(CN) – A federal bankruptcy judge slammed Pacific Gas & Electric at a hearing Friday for failing to properly disclose the full compensation package for its newly hired CEO, and questioned whether bonuses for other senior executives were appropriate given the utility’s financial state.
U.S. Bankruptcy Judge Dennis Montali told PG&E attorneys he was “very, very troubled” by a proposed compensation package that could distribute as much as $16.3 million to 12 executives if the utility meets certain thresholds are met.
“I’m not sure I’m comfortable giving them seven-figure checks at the end of the year when there hasn’t been a single dollar given to the victims’ fund,” Montali said during the lengthy hearing.
Cecily Dumas, an attorney representing wildfire victims in the bankruptcy proceedings, said giving money to senior executives who presided over a corporate culture that led to the most destructive wildfire in the modern history of California is outrageous.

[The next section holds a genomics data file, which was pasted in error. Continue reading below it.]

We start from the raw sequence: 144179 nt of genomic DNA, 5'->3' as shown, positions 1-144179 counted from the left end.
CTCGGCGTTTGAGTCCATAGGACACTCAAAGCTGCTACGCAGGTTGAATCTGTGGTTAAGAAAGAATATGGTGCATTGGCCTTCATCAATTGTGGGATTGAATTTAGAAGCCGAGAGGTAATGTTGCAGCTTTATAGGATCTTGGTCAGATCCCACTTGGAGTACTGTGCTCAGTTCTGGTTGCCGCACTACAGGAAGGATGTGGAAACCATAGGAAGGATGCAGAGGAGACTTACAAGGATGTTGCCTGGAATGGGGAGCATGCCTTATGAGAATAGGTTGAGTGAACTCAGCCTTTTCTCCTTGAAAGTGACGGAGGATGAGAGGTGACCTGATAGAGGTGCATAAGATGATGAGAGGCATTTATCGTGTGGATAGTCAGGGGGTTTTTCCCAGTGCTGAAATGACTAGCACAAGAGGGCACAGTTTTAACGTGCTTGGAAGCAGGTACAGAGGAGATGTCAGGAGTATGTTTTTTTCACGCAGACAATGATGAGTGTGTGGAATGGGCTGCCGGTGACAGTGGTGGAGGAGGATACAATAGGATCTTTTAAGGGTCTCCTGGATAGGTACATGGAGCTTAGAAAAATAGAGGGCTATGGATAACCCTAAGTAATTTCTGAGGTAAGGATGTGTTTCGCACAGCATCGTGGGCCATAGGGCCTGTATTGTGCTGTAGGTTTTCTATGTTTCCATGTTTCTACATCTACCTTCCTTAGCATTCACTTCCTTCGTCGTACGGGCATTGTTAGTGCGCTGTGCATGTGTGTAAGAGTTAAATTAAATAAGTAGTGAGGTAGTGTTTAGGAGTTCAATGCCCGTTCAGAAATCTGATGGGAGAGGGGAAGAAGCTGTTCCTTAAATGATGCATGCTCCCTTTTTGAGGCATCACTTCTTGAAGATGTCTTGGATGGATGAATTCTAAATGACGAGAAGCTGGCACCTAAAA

“They should not be receiving bonuses, they should be losing their jobs,” Dumas said, adding that withholding financial compensation is the only way to “let PG&E know this can’t continue.”
Stephen Karotkin, attorney for PG&E, said the bonuses are necessary to motivate the executives to achieve the company’s safety targets.
“They should have the opportunity to receive market-based compensation,” he said.
Montali did not seem receptive.
“They have an opportunity to serve on a corporation that is dealing with one of the most pervasive tragedies in the history of Northern California,” Montali said. “If that isn’t incentive enough, they should get another job, honestly.”
The judge also took PG&E to task for failing to disclose a signing bonus paid to new CEO William Johnson. He was paid $3 million by the board, but U.S. Trustee Greg Zipes protested and said Johnson received the bonus before the judge approved it.
“It was paid and then the motion was filed,” Zipes said.
Montali said he was not happy.
“It should’ve been filed as part of the request,” he said.
Ultimately, Montali punted decisions on both issues, saying he would take the matter under advisement with the goal to rule either orally or in writing “fairly soon.”